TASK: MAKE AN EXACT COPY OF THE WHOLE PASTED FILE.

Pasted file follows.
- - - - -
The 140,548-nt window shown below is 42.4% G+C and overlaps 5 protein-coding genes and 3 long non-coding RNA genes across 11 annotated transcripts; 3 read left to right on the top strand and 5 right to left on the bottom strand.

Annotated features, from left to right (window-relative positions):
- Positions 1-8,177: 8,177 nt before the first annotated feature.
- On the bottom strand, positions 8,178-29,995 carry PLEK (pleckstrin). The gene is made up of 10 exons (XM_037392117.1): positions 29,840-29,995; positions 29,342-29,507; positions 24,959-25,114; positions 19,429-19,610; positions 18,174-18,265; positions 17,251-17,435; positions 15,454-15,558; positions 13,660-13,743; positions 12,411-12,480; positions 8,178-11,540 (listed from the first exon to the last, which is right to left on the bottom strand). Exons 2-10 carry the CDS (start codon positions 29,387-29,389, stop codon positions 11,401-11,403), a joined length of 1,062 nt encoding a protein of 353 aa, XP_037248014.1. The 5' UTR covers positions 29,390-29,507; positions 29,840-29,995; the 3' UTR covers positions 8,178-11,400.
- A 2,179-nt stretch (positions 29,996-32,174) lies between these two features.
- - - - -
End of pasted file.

The 140,548-nt window shown below is 42.4% G+C and overlaps 5 protein-coding genes and 3 long non-coding RNA genes across 11 annotated transcripts; 3 read left to right on the top strand and 5 right to left on the bottom strand.

Annotated features, from left to right (window-relative positions):
- Positions 1-8,177: 8,177 nt before the first annotated feature.
- On the bottom strand, positions 8,178-29,995 carry PLEK (pleckstrin). The gene is made up of 10 exons (XM_037392117.1): positions 29,840-29,995; positions 29,342-29,507; positions 24,959-25,114; positions 19,429-19,610; positions 18,174-18,265; positions 17,251-17,435; positions 15,454-15,558; positions 13,660-13,743; positions 12,411-12,480; positions 8,178-11,540 (listed from the first exon to the last, which is right to left on the bottom strand). Exons 2-10 carry the CDS (start codon positions 29,387-29,389, stop codon positions 11,401-11,403), a joined length of 1,062 nt encoding a protein of 353 aa, XP_037248014.1. The 5' UTR covers positions 29,390-29,507; positions 29,840-29,995; the 3' UTR covers positions 8,178-11,400.
- A 2,179-nt stretch (positions 29,996-32,174) lies between these two features.